After an increase in security incidents in his hometown of Baghdad, Dr. Mostafa fled to the safety of Kirkouk along with his wife, sister and parents. The 28-year-old doctor worked there for more than a year when violence once again forced the family to flee.
The family then made their way to Erbil and rented a temporary apartment. Dr. Mostafa began working with International Medical Corps in November 2014, when he was hired as a medical officer. Because of his achievements and high performance, he was soon promoted to mobile medical unit clinic supervisor. Dr. Mostafa now manages and oversees the work of 35 staff in four locations that provide medical relief to internally displaced Iraqis and refugees from the Syria crisis.
In my work, I feel the misery inflicted on the refugees and displaced people. I experience with them their distress after a difficult journey from their homes to Erbil. By offering them free medical care, we manage to increase their quality of life. They desperately need primary health care. We are the only primary health care provider in sites such as Baharka and Harsham camps.
We are truly making a difference. Erbil hospitals are struggling to cope with increased caseloads, and we provide more places and take the lead from A to Z. We follow up with our patients until they get all the necessary treatment. We do several referrals every day. We send patients on ambulances when needed and offer them free hospital entry. For example, a pregnant woman needed a c-section. We took her to hospital and followed her case until she delivered and she was fully recovered and in good health with her baby.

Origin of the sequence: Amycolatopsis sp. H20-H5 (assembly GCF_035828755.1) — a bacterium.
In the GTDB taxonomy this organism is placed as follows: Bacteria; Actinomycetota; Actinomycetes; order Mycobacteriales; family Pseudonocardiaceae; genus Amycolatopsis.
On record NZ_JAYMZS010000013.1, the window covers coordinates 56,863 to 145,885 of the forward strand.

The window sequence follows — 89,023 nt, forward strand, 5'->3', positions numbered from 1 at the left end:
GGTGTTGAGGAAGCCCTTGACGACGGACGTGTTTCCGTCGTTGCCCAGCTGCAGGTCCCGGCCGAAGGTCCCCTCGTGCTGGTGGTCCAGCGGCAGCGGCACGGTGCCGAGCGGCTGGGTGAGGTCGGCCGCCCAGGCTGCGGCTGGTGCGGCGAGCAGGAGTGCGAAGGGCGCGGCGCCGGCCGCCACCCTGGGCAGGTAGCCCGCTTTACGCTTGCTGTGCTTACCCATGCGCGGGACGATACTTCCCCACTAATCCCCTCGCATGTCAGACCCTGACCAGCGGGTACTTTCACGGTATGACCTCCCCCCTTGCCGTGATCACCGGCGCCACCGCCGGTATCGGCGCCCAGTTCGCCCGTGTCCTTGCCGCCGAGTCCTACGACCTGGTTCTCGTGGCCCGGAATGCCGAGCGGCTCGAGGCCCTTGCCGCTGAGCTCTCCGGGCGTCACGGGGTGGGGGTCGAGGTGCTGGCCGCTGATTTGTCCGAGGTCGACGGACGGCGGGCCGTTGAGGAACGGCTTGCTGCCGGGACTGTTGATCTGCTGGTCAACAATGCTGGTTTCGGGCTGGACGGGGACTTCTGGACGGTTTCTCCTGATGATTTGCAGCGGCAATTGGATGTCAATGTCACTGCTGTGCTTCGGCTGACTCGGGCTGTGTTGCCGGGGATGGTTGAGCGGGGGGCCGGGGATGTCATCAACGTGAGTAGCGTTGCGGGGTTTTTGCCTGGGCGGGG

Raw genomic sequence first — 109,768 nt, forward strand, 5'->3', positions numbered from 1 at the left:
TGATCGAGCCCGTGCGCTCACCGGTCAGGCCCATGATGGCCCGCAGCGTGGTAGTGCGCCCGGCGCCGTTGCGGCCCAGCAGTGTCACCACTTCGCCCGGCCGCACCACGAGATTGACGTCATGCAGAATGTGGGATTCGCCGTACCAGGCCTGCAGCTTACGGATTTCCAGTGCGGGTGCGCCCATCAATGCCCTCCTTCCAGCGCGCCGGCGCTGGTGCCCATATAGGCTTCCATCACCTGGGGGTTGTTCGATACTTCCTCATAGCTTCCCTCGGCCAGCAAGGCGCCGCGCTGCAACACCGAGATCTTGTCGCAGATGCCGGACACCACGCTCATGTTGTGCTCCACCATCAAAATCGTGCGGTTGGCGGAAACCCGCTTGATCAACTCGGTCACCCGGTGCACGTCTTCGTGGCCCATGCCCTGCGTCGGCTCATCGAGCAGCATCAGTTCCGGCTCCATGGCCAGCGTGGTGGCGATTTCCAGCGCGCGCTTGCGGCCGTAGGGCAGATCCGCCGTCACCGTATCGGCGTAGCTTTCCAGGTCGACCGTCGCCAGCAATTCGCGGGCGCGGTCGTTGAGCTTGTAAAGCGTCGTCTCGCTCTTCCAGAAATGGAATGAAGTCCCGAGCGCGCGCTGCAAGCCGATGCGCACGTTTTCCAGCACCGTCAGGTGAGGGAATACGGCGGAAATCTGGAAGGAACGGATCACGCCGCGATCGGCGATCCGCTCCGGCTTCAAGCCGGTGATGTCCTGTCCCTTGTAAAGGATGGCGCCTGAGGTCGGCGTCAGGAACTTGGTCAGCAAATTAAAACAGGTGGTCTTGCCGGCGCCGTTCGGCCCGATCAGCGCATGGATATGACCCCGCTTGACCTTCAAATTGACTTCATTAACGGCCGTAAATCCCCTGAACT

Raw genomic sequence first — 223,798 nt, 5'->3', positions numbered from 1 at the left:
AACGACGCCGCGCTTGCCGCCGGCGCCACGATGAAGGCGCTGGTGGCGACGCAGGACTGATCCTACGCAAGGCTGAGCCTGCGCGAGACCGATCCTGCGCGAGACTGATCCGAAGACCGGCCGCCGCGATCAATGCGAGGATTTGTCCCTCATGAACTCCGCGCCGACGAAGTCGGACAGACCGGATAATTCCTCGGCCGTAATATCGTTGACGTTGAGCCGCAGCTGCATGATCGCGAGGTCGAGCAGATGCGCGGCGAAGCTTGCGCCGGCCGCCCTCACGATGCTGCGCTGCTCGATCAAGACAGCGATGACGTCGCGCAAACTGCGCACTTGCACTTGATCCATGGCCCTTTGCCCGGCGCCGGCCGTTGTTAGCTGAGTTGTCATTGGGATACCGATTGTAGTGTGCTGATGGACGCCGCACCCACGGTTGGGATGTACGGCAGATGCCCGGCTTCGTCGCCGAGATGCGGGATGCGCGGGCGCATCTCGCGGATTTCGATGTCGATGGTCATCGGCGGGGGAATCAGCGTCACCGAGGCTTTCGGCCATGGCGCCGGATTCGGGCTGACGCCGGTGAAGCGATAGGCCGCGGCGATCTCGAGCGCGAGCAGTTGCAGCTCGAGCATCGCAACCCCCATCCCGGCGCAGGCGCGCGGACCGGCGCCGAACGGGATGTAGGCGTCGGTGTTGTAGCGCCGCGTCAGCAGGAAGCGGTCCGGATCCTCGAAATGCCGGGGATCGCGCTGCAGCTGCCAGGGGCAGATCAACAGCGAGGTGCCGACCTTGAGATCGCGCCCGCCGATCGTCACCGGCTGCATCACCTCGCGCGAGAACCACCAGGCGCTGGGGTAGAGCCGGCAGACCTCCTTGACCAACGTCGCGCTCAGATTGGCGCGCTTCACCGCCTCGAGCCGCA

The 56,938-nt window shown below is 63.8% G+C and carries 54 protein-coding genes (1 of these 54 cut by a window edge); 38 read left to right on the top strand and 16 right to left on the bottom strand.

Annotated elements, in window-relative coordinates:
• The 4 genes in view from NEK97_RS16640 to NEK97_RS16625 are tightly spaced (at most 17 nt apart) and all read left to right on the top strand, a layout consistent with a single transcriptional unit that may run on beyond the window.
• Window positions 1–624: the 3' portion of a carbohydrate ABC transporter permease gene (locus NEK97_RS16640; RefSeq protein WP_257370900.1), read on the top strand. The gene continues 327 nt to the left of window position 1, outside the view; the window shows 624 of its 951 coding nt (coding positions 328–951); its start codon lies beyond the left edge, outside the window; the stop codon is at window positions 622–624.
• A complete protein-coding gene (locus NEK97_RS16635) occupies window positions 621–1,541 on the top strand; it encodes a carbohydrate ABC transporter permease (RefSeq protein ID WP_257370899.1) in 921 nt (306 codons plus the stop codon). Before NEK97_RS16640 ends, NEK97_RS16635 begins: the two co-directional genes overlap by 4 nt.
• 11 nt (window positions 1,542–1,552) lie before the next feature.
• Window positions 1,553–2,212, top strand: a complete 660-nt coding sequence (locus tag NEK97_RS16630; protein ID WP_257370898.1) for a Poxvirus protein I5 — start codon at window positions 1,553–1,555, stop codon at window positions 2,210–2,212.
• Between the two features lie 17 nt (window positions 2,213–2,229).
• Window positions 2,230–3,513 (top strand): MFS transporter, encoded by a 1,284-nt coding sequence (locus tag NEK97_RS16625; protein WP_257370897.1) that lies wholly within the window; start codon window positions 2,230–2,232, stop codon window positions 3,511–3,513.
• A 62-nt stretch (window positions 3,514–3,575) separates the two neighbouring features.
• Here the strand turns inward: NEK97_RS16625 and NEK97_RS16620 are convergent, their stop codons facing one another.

We also receive the people right after their displacement. The moment people cross the border, we give them the necessary medical attention.
What I like about the atmosphere at work is the fact that our staff is a “small Iraq.” We have people from Bassra, Baghdad, Mosul, Erbil, Sulaimaniya. In addition to that, I have colleagues from Syria. It is a family environment, and we do our best to make it a better day for us and for those we help.
International Medical Corps is providing relief to help the more than 8.6 million people in need of humanitarian aid in Iraq, including the 3.2 million Iraqis displaced from their homes and more than 250,000 Syrian refugees. In addition to providing primary and emergency medical care, mental health care, and community health and hygiene education, International Medical Corps is also focused on providing training to local health care workers as well as addressing gender-based violence and the protection needs of children.